Like employers throughout the country, Florida employers must comply with the federal Family and Medical Leave Act (FMLA), which allows eligible employees to take unpaid leave, with the right to reinstatement, for certain reasons.
In addition, Florida law gives employees the right to take domestic violence leave, as explained below.
Eligible Florida employees may take up to 12 weeks of leave for serious health conditions, bonding with a new child, or preparation for a family member's military service; more leave is available for employees who need to care for a family member who was seriously injured on active military duty. For detailed information on FMLA leave, see Taking Family and Medical Leave.
Employers in Florida must follow the FMLA if they have at least 50 employees for at least 20 weeks in the current or previous year.
Employees are eligible for FMLA leave if:
FMLA leave is available if an employee needs time off to:
Florida employees may take up to 12 weeks of leave in a 12-month period for a serious health condition, bonding with a new child, or qualifying exigencies. This leave is available every 12 months, as long as the employee continues to meet the eligibility requirements explained above.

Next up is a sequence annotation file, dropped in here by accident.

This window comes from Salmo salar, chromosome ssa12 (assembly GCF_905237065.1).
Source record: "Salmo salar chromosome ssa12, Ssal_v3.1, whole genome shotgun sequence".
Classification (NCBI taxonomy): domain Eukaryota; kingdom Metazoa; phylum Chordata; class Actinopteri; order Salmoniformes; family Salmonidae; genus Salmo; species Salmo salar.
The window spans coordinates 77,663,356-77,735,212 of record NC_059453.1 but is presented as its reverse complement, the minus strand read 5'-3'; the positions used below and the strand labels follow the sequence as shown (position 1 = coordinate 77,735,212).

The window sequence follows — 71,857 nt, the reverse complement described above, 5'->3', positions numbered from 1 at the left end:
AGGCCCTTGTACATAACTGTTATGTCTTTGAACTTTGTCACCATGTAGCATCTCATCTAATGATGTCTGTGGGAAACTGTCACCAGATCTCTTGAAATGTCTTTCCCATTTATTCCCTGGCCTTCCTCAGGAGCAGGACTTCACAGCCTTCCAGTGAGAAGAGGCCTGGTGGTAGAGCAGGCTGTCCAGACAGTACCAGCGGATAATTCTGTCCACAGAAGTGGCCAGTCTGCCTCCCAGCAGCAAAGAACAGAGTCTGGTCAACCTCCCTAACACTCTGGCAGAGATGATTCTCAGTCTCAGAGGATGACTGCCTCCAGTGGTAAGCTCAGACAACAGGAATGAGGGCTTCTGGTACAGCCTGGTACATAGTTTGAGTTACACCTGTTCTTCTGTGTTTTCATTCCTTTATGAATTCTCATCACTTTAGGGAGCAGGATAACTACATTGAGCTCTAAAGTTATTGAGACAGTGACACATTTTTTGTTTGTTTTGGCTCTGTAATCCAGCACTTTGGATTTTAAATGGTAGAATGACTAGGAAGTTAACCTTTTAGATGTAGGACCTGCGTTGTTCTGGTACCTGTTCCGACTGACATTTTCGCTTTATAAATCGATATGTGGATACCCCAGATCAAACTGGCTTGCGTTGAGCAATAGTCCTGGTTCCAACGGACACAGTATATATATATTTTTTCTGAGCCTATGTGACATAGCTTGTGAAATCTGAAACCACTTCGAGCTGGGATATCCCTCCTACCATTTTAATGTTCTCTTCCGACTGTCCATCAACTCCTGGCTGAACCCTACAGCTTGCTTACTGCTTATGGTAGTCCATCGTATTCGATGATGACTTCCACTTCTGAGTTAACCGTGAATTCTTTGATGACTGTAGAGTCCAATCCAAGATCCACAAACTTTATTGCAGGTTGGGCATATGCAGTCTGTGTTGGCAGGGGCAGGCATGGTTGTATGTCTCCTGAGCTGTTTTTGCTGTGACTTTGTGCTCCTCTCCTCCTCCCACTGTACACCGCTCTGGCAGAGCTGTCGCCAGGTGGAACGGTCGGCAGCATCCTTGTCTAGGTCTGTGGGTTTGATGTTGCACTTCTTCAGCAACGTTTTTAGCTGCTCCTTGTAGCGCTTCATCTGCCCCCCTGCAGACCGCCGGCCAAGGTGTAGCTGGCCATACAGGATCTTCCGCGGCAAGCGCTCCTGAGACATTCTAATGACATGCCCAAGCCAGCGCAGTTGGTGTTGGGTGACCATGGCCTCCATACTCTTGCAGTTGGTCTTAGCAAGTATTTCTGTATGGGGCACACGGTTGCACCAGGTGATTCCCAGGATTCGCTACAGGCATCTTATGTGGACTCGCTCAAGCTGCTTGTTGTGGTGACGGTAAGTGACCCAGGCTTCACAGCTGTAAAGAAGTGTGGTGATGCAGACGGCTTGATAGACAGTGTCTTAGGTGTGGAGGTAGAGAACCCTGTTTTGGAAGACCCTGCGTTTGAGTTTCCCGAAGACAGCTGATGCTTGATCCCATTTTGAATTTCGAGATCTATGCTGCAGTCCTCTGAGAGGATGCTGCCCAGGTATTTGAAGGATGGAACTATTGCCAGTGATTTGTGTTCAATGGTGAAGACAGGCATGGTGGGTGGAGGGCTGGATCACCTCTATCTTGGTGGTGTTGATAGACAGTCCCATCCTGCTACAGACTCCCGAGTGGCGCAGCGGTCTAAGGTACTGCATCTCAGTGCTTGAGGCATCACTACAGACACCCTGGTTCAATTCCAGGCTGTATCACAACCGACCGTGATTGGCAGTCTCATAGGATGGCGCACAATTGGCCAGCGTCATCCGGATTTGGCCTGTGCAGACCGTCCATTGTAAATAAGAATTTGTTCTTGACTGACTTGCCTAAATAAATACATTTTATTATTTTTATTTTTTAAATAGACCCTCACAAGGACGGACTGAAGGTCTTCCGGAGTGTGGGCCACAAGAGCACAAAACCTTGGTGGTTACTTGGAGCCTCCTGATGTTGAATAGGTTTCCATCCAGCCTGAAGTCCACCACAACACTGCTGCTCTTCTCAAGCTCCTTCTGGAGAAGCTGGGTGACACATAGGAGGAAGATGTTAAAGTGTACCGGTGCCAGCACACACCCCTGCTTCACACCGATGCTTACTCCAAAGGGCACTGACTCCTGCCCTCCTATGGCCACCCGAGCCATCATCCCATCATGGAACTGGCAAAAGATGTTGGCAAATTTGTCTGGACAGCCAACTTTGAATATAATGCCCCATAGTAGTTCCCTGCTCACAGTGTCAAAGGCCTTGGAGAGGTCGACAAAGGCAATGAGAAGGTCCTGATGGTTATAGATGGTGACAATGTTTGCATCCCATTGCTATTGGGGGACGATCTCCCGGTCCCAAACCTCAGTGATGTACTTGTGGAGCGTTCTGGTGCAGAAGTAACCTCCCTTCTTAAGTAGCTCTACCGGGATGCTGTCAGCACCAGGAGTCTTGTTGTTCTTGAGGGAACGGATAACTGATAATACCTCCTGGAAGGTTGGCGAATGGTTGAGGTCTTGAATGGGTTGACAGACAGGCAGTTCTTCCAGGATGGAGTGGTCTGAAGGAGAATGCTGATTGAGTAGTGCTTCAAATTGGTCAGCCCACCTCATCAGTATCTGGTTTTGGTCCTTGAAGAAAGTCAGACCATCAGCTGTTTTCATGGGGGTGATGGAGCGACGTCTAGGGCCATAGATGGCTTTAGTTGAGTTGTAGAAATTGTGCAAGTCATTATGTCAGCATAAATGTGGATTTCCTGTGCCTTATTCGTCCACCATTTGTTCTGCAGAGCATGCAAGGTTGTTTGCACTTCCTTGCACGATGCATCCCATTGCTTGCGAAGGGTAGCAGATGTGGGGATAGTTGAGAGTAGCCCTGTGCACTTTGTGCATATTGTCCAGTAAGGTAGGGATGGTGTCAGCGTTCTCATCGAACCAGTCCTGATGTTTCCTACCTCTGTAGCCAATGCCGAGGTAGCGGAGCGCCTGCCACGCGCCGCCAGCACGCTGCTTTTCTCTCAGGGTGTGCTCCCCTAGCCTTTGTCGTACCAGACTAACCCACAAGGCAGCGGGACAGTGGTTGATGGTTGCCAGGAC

Employees who need military caregiver leave may take up to 26 weeks of leave in a single 12-month period. However, this leave is a per-injury, per-service member entitlement. Unless the same family member is injured again, or another family member suffers an injury while on active duty, an employee may not take an additional leave for this purpose.
Employees are entitled to continue their health insurance while on leave, at the same cost they must pay while working. FMLA leave is unpaid, but employees may be allowed (or required) to use their accrued paid leave during FMLA leave.
When an employee’s FMLA leave ends, the employee is entitled to be reinstated to the same or an equivalent position, with a few exceptions.
In addition to the rights granted by the FMLA, Florida employees have the right to take time off to handle issues relating to domestic violence.
Employers with at least 50 employees must allow eligible employees who are victims of domestic or sexual violence, or who have a family or household member who is a victim of domestic or sexual violence, to take up to three days off in a 12-month period to: